NASA using drones from Wallops Island to study hurricanes

The pinpoint of white light scooting in just ahead of sunrise was designed to ferret out terrorists hiding in rocky terrain. But now a former Military drone has a new life, in Wallops Island, searching for something that can be just as dangerous and just as deadly.

For the first time ever, NASA is sending two remote-controlled robot planes — high flying drones — to hunt hurricanes. It’s part of the space agency’s new mission, a mission to unravel some of weather’s deepest mysteries.

Humberto becomes first hurricane of the season; Gabrielle continues to impact Bermuda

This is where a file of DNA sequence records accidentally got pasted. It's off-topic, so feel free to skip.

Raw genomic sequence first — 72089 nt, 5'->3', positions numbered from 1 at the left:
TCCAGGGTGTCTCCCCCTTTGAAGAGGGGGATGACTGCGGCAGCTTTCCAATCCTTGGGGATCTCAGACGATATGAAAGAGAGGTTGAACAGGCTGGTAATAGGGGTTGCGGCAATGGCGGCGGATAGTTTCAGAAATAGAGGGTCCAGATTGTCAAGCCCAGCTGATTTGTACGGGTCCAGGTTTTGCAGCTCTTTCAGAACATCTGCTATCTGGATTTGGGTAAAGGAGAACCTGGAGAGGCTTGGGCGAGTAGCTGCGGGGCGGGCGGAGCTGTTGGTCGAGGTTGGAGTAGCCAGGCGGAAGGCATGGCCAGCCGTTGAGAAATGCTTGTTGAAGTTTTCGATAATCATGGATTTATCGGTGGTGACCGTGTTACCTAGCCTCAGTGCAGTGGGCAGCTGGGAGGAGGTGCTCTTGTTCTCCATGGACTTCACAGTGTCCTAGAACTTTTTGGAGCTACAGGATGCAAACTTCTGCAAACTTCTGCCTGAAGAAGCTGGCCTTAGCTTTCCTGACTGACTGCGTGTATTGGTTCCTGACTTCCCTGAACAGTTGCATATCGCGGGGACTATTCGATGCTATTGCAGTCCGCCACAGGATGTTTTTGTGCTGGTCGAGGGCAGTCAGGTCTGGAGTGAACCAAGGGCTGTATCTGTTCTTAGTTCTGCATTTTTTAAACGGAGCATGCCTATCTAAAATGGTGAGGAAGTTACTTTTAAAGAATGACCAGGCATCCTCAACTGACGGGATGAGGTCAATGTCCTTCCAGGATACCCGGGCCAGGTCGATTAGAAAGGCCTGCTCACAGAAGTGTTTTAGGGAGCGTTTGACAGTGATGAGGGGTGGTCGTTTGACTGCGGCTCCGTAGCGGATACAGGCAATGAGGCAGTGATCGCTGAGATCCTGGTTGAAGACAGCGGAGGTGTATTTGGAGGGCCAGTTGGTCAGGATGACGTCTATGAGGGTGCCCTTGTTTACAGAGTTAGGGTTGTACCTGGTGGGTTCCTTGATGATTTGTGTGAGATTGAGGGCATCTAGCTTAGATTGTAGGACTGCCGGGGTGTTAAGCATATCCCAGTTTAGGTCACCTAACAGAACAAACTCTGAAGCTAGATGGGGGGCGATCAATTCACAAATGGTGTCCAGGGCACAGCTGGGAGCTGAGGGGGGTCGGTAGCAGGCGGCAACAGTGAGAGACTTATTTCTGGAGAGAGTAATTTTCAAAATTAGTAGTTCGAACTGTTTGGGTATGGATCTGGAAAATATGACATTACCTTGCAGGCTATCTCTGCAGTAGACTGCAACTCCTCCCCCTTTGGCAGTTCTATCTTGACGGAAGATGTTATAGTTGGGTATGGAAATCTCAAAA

This particular aircraft was the first one of its kind ever built for the Military. That also means it`s the oldest, and one day it might have been destined for the scrapyard. But NASA saw an opportunity to use an aircraft like this to do something they`ve never been able to do with a traditional aircraft and a traditional air crew.

So with the help of Northrop Grumman, NASA essentially recycled these wartime drones, using them to spy on hurricanes in a way no human pilots or manned airplanes ever could.

The research these scientists are doing, and the data these planes are recording, has one goal: To save lives.

Tonight at 6, we’ll show you how controversial drone technology is being used right here in Hampton Roads.

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